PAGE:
It works by reconstructing the PIN and link key with data sniffed during a pairing exchange.
The calculated PIN can then be used to authenticate against a device in pairing mode. During a normal bluetooth pairing process, the two devices involved establish a relationship by creating a shared secret known as a link key. If you gain access to the link key, almost everything is possible!
You can passively decrypt the traffic between the two devices or, connect to the Slave device pretending to be the Master and have full access and the other way round by connecting to the master pretending to be one of the slaves only to have full access. Even better, you could just pair with a bluetooth capable machine and have a remote encrypted stealth channel to that machine!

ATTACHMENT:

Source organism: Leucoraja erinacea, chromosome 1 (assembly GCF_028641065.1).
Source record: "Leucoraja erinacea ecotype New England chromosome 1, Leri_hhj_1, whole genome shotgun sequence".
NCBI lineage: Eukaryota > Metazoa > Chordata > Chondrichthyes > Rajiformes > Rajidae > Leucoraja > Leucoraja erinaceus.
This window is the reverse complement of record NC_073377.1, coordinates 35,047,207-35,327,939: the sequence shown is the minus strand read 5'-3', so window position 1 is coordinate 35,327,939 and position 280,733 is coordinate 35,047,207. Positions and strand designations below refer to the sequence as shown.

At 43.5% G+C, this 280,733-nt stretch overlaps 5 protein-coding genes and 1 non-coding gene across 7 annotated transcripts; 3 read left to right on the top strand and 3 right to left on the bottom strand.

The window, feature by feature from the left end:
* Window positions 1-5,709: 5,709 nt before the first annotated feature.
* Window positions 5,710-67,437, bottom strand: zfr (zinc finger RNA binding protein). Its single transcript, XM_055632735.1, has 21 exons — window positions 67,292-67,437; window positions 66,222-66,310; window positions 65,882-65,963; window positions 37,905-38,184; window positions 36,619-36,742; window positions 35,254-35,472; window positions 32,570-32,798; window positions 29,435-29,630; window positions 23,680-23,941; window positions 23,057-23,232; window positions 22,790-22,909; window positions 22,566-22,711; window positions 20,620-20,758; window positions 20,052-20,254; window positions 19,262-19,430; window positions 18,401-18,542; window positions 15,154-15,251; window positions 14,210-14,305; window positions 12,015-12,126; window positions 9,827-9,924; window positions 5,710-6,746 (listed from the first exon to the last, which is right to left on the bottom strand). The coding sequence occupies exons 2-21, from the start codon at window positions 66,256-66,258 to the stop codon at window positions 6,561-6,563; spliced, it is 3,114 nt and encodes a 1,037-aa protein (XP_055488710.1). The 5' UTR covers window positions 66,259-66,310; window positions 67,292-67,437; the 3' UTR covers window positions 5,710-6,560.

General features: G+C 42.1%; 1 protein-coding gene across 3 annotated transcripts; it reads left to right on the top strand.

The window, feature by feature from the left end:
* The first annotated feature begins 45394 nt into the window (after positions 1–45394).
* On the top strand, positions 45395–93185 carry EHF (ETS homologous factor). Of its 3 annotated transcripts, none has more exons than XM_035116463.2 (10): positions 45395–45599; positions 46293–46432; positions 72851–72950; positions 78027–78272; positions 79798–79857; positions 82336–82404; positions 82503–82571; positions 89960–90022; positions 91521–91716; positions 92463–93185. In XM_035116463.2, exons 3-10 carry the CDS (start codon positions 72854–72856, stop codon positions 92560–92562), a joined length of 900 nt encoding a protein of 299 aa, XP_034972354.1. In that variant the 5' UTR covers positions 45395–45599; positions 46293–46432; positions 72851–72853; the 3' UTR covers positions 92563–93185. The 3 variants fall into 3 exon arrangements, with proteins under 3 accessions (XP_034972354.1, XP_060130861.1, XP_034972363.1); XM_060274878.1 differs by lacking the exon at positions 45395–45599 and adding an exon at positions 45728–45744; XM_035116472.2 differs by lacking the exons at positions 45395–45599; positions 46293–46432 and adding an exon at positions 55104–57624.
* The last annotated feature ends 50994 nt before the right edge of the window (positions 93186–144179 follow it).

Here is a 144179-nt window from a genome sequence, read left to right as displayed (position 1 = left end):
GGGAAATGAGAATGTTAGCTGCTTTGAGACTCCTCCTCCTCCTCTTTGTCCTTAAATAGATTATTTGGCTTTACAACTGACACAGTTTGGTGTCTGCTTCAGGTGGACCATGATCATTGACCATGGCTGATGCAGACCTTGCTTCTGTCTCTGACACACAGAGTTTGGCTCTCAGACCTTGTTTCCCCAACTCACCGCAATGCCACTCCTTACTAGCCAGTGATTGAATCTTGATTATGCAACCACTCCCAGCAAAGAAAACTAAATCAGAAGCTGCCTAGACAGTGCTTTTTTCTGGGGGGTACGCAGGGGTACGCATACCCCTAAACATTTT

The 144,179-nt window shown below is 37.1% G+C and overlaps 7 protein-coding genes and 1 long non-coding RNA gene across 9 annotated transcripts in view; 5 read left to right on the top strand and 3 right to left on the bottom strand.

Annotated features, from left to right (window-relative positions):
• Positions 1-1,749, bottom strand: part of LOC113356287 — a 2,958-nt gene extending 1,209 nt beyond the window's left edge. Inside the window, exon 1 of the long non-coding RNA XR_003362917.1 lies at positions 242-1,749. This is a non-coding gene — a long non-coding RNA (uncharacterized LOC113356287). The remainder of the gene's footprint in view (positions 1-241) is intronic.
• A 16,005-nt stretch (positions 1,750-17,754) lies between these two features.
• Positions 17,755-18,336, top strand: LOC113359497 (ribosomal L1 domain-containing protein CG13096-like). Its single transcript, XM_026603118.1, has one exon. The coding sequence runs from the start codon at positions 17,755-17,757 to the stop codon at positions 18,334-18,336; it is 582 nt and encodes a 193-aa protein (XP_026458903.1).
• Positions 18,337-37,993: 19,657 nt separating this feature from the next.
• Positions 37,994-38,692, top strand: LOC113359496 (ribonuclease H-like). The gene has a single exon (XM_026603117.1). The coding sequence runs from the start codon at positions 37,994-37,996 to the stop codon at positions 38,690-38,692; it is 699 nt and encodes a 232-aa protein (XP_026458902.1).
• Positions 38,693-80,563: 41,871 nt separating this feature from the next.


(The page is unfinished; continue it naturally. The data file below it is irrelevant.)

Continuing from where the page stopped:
Whats more is that BTCrack also supports the Field-programmable Gate Array (FPGA). This makes it a bit faster than it’s previous versions. BTcrack was actually demoed and realeased at Hack.lu 2007 and 23C3 in Berlin. So yes, it has been a good 4 years since it’s inception.
The only problem is that if you want to capture the pairing data it is necessary to have a professional bluetooth analyzer. BTCrack comes in two versions – one for Windows and the other open source version for *NIX operating systems. On a normal P4 2Ghz Dual Core machine, you can achieve cracking speeds of upto 200.000 keys/sec. If you have a FPGA compliant device like a FPGA E14, then you can even crack at a speed of about 30.000.000 keys/sec!
Download BTCrack 1.1 (btcrack.zip)
Download the open source Linux port – BTCrack OSS (BTCrack_OSS.tar)